Joseph Tomanek, figurative art nudes.
Joseph Tomanek. Nude in a landscape c1920.
Joseph Tomanek 1889-1974.
Nude in a landscape.
Joseph Tomanek the son of a carpenter was born on a farm in Straznice, Czechoslovakia southeastern Moravia on the 16th April 1889.
His family wanted him to become a shoemaker and therefore discouraged him from art and becoming an artist despite his obvious talent.
He first studied the rudiments of art in his own country at the School of Design in Prague, before emigrating to America at turn of the century, perhaps to avoid the three years national service that he would have had to serve in his own country and instead worked as an interior decorator as he was trained in interior design. He then moved to Chicago in 1910 to attend the Art Institute where he studied under Antonin Sterba as well as studying under Albert Krehbiel and K.A. Buehr. His work is included in the collection of the Vanderpoel Art Association (Chicago). He became well known for his Bouguereau like nudes. His work was very much in the style of his favourite artist William Bouguereau but unlike Bouguereau, who's fondness was to paint nude nymphs and mythological creatures, Tomanek's preferences where to paint his nudes posing in more natural surroundings incorporating woodland scenes and coastal locations into his nude studies, not dissimilar to Bouguereau but presented and portrayed in a more natural way. He was a member of the Bohemian Artist Club, Association of Chicago Painters and Sculptors, and the Chicago Gallery Association and also The Palette and Chisel Academy of Fine Arts which was founded in 1850 and is the second oldest artist organization in the United States. He exhibited in the Art Institute of Chicago and the Georgia Museum of Art from the 1910s -1940s.
Tomanek often had difficulties posing his nudes in Chicago and was quoted as saying "In Paris, you can rent little garden studios and pose your models there in privacy. Here, if I work out of doors, I have to pose the girls in bathing suits. Take them to the forest preserves, and they complain about the mosquitoes. Even on my studio roof, I get no privacy. An aeroplane pilot spots you and swoops down to satisfy his curiosity, but at my summer home at Ogden Dunes I have overcome these little difficulties." In order to get his setting and backgrounds right, Tomanek would first take his model to a location of his choosing where he would get her to pose fully clothed against his chosen backdrop until he had sketched out and prepared his piece.Then he would take his model back to his Chicago studio and get her to undress so that could study her more closely and add her naked form to the piece. Tomanek did not always use the same model for a piece and would often use several different models to make up his finished subject, using perhaps the head and face of one model, the body of another and the feet of another until he was satisfied with the finished look. His favourite model was, of course, his wife Marie. She was a small brunette that he met when she modelled at the Art Institute of Chicago.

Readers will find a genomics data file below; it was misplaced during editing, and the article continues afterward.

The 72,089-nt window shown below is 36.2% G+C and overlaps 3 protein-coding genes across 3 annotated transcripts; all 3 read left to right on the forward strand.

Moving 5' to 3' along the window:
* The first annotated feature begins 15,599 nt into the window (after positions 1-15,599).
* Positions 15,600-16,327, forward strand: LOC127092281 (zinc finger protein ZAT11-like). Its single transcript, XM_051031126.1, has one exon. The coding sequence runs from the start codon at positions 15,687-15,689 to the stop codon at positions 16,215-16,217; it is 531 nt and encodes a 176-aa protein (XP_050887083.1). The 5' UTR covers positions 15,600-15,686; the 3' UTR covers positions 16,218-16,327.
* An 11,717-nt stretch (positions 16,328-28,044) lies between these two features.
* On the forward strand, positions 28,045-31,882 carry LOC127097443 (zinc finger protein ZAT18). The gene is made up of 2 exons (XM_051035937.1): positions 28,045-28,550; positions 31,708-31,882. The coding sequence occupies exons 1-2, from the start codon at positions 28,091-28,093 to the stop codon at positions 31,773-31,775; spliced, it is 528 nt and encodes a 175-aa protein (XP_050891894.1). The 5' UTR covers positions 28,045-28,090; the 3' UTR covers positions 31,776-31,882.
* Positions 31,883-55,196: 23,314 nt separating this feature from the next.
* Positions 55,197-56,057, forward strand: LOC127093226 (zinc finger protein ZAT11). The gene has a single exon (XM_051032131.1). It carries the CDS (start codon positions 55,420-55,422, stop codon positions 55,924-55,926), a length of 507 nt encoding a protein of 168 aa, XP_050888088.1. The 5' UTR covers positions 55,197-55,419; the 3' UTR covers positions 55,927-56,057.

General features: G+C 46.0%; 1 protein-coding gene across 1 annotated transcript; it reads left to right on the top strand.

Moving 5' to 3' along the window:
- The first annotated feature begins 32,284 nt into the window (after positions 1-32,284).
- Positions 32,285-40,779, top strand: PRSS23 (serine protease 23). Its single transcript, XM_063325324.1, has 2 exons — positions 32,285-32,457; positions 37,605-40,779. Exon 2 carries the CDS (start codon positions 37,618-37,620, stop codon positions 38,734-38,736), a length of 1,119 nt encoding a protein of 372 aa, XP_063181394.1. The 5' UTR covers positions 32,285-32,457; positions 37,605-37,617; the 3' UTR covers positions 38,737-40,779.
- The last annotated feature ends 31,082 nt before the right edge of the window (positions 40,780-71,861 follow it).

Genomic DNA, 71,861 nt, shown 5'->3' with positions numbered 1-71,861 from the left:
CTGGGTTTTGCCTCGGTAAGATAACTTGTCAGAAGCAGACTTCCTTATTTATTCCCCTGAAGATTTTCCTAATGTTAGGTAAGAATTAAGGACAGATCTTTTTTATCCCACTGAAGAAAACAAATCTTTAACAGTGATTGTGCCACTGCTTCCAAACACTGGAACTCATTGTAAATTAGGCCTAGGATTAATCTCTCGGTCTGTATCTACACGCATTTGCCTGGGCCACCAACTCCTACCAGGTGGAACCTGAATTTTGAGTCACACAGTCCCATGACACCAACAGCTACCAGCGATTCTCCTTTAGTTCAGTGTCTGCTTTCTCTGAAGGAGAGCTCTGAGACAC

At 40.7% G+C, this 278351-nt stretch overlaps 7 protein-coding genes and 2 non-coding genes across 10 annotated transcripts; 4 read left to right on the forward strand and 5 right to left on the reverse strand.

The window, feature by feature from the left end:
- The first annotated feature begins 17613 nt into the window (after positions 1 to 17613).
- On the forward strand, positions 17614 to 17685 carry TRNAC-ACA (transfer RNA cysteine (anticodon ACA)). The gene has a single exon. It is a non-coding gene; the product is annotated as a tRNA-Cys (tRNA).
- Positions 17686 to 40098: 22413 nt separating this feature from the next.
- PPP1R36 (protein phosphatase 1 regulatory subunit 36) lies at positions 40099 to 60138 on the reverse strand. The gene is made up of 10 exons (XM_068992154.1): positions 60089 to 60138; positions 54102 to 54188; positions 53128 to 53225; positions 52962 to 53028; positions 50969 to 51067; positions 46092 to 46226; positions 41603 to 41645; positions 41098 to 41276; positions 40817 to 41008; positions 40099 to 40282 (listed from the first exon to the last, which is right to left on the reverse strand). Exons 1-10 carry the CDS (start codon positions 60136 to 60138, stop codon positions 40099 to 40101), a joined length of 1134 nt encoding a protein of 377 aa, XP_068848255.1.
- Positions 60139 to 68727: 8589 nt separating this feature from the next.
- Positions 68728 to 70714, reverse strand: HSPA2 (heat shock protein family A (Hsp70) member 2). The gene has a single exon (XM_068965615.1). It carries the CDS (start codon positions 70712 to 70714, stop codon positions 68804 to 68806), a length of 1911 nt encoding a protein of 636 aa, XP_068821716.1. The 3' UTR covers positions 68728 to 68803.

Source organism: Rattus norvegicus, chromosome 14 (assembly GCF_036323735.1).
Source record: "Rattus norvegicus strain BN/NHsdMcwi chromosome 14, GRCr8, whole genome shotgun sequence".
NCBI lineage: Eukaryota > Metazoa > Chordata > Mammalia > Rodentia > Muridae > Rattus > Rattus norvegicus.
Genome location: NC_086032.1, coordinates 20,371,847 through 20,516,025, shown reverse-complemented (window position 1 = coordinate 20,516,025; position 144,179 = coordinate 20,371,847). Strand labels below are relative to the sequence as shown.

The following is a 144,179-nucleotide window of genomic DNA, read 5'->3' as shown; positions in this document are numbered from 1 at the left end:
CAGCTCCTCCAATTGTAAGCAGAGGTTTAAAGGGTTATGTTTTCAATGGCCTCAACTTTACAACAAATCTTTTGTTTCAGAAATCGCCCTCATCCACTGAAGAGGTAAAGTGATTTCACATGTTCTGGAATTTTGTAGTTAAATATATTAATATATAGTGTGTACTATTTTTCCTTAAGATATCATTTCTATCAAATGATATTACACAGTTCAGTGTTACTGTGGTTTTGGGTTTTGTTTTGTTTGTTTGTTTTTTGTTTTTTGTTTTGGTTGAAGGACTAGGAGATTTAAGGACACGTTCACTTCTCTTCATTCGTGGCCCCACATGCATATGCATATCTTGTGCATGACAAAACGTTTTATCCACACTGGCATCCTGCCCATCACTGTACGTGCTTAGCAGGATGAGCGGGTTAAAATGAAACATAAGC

Tomanek's home and other works.
Tomanek's studio was located at 1436 West 18th Street in Chicago's Pilsen neighbourhood, but he also owned a summer home where he had an art studio at the exclusive Ogden Dunes in Porter County Indiana. The cottage was previously built for and owned by Clifton Tidholm and Elwood Koch, the owners of the Imperial House, a well-known restaurant in Chicago and it was once featured in the New York Herald Tribune in 1931 with the headline of "Novel Cottage constructed on a sand dune site." It was purchased in 1946 by Joseph and his wife Marie Tomanek.
Joseph also painted floral still life's, landscapes religious scenes and murals, with several of his religious scenes being painted for local Roman Catholic churches. One of which was a 50 feet long mural that was installed at the altar of St. John's Evangelical Lutheran Church in Forest Park. Being also a commercial artist he did billboard advertising work as well. He was also known to be a frame maker, making frames for Frank Dudley who was a Dunes neighbour. Joseph Tomanek died at the age of 85 on the 31st December 1974 in Berwyn, Illinois.